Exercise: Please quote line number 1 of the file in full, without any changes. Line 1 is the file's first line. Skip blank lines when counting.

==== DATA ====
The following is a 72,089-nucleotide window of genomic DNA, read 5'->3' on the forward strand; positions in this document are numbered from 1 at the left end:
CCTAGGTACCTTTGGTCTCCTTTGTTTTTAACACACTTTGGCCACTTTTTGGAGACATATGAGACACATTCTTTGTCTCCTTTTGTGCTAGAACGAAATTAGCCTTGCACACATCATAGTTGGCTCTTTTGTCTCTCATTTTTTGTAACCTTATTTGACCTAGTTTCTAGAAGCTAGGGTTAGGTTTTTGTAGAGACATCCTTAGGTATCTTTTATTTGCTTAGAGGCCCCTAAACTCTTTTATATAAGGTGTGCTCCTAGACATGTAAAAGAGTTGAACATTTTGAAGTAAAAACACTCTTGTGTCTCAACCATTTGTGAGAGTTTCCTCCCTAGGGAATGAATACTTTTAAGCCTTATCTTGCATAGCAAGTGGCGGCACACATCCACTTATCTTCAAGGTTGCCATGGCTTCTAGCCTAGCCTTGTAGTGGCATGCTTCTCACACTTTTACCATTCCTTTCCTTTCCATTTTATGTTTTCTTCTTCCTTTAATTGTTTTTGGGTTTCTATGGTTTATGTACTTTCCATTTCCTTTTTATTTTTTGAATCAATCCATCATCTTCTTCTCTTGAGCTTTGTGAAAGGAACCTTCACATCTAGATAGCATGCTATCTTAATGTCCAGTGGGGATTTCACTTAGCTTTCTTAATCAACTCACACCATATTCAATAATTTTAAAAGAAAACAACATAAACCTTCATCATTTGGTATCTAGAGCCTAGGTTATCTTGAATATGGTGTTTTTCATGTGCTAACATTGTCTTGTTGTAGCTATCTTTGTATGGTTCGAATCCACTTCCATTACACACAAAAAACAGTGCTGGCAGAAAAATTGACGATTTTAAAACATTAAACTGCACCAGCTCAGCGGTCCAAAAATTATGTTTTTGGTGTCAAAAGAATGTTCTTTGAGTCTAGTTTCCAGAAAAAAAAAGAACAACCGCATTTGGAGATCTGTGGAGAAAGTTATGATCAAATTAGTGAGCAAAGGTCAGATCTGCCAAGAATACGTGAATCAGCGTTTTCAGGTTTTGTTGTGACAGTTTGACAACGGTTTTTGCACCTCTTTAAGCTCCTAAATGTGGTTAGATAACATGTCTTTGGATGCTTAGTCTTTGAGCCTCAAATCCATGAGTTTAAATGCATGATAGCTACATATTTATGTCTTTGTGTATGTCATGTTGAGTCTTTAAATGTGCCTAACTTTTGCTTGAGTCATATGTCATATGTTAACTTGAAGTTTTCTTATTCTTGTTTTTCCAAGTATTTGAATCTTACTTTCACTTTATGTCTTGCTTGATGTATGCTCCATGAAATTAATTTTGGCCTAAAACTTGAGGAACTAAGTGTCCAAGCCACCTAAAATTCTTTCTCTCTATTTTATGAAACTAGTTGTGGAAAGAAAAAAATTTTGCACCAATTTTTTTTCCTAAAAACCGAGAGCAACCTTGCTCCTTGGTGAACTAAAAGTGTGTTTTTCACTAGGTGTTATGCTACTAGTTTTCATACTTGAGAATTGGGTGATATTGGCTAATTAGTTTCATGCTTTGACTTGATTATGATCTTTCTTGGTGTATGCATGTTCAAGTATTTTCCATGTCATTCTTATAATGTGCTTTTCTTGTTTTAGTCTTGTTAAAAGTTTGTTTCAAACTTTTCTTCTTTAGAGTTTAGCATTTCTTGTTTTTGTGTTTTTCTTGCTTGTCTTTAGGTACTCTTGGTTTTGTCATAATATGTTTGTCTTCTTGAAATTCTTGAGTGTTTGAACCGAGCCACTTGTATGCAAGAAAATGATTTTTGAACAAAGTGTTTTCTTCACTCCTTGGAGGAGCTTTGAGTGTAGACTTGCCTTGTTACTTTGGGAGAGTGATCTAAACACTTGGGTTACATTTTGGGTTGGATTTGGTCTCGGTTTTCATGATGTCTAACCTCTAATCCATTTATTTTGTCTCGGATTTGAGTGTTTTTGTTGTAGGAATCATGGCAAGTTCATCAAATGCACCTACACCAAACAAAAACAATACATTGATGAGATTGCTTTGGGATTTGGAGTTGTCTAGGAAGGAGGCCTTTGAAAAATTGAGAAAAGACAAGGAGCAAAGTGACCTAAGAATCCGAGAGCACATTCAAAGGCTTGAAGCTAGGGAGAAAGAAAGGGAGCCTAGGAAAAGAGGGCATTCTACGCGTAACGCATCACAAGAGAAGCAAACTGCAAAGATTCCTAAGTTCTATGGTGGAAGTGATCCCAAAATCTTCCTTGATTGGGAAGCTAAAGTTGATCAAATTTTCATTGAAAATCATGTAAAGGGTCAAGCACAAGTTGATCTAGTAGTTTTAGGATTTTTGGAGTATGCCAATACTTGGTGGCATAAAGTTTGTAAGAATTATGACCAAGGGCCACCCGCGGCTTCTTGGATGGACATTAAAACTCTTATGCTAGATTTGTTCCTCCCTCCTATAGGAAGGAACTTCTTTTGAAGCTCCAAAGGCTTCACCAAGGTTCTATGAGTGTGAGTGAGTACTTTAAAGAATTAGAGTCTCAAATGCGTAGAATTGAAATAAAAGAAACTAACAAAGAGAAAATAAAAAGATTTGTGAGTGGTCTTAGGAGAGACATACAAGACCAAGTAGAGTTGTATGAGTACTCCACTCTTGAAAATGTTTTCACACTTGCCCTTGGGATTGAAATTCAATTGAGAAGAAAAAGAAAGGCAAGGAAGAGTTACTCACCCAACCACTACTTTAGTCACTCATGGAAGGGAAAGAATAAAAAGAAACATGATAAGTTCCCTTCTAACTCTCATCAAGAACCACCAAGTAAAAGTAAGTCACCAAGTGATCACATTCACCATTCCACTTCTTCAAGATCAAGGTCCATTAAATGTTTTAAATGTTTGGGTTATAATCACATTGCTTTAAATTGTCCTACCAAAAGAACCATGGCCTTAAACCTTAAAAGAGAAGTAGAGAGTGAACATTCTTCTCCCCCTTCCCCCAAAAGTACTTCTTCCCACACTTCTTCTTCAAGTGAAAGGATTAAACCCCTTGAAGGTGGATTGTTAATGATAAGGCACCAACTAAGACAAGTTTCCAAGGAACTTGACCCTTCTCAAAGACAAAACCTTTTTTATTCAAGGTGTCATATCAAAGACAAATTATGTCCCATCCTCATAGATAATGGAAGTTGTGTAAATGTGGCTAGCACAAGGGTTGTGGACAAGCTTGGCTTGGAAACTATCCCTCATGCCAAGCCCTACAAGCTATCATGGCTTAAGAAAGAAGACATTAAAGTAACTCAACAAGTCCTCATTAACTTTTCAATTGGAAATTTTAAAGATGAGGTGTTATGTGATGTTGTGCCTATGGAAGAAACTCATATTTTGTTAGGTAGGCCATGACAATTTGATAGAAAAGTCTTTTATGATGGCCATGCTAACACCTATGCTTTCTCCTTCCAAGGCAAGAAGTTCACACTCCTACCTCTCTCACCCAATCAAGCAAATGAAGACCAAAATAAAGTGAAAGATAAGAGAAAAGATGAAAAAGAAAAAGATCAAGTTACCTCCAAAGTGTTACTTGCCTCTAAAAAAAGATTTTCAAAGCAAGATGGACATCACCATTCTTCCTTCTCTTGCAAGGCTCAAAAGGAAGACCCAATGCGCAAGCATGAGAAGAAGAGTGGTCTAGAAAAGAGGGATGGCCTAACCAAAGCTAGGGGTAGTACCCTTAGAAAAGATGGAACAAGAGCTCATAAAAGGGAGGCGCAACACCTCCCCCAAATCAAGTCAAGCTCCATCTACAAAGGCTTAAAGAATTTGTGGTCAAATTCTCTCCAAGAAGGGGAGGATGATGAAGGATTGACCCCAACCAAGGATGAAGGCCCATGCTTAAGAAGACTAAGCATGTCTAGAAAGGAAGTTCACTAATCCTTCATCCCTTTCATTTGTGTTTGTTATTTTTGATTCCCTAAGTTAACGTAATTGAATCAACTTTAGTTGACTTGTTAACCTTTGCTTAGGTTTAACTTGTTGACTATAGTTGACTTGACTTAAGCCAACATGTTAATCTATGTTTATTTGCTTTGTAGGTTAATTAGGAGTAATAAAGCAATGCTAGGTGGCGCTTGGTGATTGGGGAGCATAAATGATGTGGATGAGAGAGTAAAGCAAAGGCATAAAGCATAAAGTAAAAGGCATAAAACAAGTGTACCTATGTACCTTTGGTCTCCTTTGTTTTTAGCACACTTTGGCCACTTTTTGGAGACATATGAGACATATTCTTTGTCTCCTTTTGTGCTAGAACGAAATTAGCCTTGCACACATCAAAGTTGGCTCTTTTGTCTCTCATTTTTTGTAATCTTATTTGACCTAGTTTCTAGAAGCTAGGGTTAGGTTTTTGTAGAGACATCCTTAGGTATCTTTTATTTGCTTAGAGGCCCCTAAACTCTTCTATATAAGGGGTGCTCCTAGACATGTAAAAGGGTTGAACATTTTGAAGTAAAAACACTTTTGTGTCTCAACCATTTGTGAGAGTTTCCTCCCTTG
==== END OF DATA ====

The following is a 72,089-nucleotide window of genomic DNA, read 5'->3' on the forward strand; positions in this document are numbered from 1 at the left end: